In Abraham Verghese’s debut novel, fate is stitched together with sutures ♦
Abraham Verghese is a man of science and fact. His experiences as a doctor in small-town Tennessee in the mid-1980s during the early years of the AIDS epidemic led to his first book, the well-received My Own Country: A Doctor’s Story. After a flurry of articles and short stories on the medical profession for magazines like The New Yorker and Texas Monthly, Verghese followed up in 1998 with The Tennis Partner. It was another non-fiction book and sketched the agonies of a colleague’s battle with drug addiction.
Despite his extensive track record of chronicling real events, Verghese’s regular readers won’t be surprised to find that his third book, Cutting for Stone, is a novel. After all, he’s often written of his interest in narrative medicine, a new discipline that gets patients to tell stories about themselves and uses literature as a form of therapy. Verghese has long savoured the paradox implicit in make-believe tales. “Fiction is the great lie that tells the whole truth about how the world really lives,” Verghese said in an email interview with Time Out, quoting author Dorothy Allison.
Cutting for Stone, on which Verghese has been working for nearly a decade, draws much from his personal and professional experiences on three continents. The main characters are doctors and the book, set largely in Ethiopia, follows its author’s geographical and professional trajectory. Verghese, 53, is a Syrian Christian who was born in Africa, but returned to India to study medicine – a profession that eventually took him to the US.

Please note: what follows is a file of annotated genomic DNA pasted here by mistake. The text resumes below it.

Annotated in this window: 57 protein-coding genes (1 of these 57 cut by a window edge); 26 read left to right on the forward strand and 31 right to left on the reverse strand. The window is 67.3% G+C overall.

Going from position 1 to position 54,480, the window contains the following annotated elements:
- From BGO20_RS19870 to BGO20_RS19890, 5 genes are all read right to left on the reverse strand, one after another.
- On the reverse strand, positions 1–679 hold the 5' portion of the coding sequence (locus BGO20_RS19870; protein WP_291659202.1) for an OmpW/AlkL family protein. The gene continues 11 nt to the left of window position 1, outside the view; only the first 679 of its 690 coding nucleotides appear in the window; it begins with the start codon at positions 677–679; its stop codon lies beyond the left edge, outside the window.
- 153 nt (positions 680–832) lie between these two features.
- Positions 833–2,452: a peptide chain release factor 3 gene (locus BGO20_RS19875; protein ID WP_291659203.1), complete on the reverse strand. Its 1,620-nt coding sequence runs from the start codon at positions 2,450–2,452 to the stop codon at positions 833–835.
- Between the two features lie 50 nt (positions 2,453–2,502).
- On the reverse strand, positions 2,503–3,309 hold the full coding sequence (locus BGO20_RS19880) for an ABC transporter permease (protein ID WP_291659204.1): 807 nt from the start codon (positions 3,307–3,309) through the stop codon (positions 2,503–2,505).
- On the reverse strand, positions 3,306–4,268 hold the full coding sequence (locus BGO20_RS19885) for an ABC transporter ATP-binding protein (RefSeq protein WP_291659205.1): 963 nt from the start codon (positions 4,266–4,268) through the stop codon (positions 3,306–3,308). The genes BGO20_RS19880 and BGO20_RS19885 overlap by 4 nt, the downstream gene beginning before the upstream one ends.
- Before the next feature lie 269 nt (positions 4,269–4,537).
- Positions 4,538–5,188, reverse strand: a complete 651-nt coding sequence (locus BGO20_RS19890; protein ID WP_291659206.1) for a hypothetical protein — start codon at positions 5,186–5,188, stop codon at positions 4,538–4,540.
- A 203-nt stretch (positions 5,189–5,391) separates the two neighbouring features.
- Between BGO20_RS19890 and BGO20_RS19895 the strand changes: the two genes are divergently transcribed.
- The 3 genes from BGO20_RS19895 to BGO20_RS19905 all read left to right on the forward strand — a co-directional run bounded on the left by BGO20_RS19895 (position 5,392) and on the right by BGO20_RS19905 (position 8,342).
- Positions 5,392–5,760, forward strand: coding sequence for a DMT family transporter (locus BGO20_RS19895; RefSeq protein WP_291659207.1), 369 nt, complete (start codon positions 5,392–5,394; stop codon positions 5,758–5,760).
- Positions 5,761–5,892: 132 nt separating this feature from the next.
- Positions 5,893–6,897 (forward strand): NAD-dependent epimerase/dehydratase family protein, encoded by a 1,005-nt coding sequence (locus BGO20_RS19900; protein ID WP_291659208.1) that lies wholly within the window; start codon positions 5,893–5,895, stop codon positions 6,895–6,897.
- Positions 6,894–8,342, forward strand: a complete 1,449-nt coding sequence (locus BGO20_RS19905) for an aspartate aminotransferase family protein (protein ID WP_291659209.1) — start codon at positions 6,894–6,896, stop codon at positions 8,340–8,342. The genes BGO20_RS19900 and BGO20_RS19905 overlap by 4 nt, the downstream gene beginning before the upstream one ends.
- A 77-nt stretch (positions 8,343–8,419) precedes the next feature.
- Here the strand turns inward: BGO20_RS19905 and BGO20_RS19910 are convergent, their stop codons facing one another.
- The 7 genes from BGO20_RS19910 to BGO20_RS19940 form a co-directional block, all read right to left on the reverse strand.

His journey, like the journey of hundreds of other Malayali Christians, is the result of a quirk of fate that, had it not been true, would have seemed quite implausible. It was the product of a state visit to India by the Ethiopian Emperor Haile Selassie in 1956. “As the head of an old Christian nation, he was interested in seeing the churches of Saint Thomas in Kerala,” said Verghese. “Apparently he was so impressed by the sight of all these school kids in uniform clogging the roads that he hired all his teachers for the schools he was building from this one state.”
Soon after, there was such a sizeable community of Malayalis in Ethiopia, they even had their own church service. Verghese’s parents met in Addis Ababa and Verghese lived in Ethiopia, and started medical school there. But a military coup in 1974 that deposed the emperor disrupted his plans – and threw the Ethiopian Malayalis into disarray. “I was told that as an ‘expatriate’, I should leave,” Verghese said. “I had never heard that term before. What it meant was that I didn’t really belong, even though I thought I did.” Verghese casts his expulsion from his childhood Eden in a positive light, despite the fact that “obviously there is more than a little nostalgia”. Though he still thinks of Ethiopia as his homeland, Verghese – who now lives in California – said that for him, “home is really a state of mind… It’s the place where you are wanted and needed.”